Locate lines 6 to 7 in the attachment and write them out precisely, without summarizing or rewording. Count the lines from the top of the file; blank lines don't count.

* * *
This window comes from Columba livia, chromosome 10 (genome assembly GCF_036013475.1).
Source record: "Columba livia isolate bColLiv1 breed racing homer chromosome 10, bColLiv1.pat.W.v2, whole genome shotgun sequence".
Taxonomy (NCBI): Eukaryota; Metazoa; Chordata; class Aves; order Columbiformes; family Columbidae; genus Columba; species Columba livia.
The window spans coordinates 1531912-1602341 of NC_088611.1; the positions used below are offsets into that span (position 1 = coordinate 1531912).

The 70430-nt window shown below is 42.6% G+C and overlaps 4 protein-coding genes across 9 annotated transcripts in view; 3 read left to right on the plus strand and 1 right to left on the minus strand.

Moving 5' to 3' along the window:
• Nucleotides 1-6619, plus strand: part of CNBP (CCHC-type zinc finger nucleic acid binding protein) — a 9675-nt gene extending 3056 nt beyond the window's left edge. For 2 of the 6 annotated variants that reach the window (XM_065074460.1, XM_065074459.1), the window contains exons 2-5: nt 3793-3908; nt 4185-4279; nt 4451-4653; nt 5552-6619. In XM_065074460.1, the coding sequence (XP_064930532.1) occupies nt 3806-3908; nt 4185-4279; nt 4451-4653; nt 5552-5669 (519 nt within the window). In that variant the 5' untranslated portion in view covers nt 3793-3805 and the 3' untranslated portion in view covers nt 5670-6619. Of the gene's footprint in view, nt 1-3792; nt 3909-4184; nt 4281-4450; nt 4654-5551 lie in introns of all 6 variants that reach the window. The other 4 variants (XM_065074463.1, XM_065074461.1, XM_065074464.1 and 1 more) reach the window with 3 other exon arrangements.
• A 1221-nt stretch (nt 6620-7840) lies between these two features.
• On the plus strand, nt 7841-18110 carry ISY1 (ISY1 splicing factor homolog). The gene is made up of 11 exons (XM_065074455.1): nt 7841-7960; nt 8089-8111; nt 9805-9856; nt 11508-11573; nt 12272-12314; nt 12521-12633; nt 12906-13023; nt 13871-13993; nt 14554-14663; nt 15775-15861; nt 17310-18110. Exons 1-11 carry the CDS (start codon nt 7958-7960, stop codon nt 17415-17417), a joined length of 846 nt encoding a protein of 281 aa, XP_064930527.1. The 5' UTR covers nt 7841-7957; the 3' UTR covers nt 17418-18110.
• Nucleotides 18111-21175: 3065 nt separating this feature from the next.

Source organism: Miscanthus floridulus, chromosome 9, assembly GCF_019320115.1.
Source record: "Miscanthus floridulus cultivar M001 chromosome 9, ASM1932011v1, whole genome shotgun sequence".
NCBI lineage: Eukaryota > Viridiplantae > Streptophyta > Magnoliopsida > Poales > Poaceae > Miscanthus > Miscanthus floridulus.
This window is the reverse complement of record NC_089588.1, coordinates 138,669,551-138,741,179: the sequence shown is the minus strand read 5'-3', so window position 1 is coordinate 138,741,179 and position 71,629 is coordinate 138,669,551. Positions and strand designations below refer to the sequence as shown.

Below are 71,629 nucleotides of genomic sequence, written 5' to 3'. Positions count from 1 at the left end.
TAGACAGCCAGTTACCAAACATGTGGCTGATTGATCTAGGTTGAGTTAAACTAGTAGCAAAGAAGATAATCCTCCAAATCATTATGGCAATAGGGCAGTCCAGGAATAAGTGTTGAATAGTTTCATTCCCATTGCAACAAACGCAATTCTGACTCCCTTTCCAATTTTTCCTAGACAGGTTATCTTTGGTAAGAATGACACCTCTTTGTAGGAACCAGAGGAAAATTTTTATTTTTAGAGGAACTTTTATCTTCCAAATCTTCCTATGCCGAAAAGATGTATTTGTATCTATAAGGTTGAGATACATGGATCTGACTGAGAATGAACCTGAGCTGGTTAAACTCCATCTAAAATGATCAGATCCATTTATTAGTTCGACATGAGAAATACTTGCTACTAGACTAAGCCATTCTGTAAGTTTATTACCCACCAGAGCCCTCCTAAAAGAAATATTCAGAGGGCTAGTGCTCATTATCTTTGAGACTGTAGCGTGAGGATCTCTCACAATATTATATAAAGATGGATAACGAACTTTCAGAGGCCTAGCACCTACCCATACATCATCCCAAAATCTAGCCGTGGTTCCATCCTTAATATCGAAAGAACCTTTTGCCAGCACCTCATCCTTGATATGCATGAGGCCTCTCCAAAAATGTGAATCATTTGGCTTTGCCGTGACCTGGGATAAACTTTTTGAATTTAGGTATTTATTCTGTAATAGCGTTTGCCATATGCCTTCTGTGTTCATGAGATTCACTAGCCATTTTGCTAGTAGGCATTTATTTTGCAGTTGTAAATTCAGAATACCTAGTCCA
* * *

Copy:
Moving 5' to 3' along the window:
• Nucleotides 1-6619, plus strand: part of CNBP (CCHC-type zinc finger nucleic acid binding protein) — a 9675-nt gene extending 3056 nt beyond the window's left edge. For 2 of the 6 annotated variants that reach the window (XM_065074460.1, XM_065074459.1), the window contains exons 2-5: nt 3793-3908; nt 4185-4279; nt 4451-4653; nt 5552-6619. In XM_065074460.1, the coding sequence (XP_064930532.1) occupies nt 3806-3908; nt 4185-4279; nt 4451-4653; nt 5552-5669 (519 nt within the window). In that variant the 5' untranslated portion in view covers nt 3793-3805 and the 3' untranslated portion in view covers nt 5670-6619. Of the gene's footprint in view, nt 1-3792; nt 3909-4184; nt 4281-4450; nt 4654-5551 lie in introns of all 6 variants that reach the window. The other 4 variants (XM_065074463.1, XM_065074461.1, XM_065074464.1 and 1 more) reach the window with 3 other exon arrangements.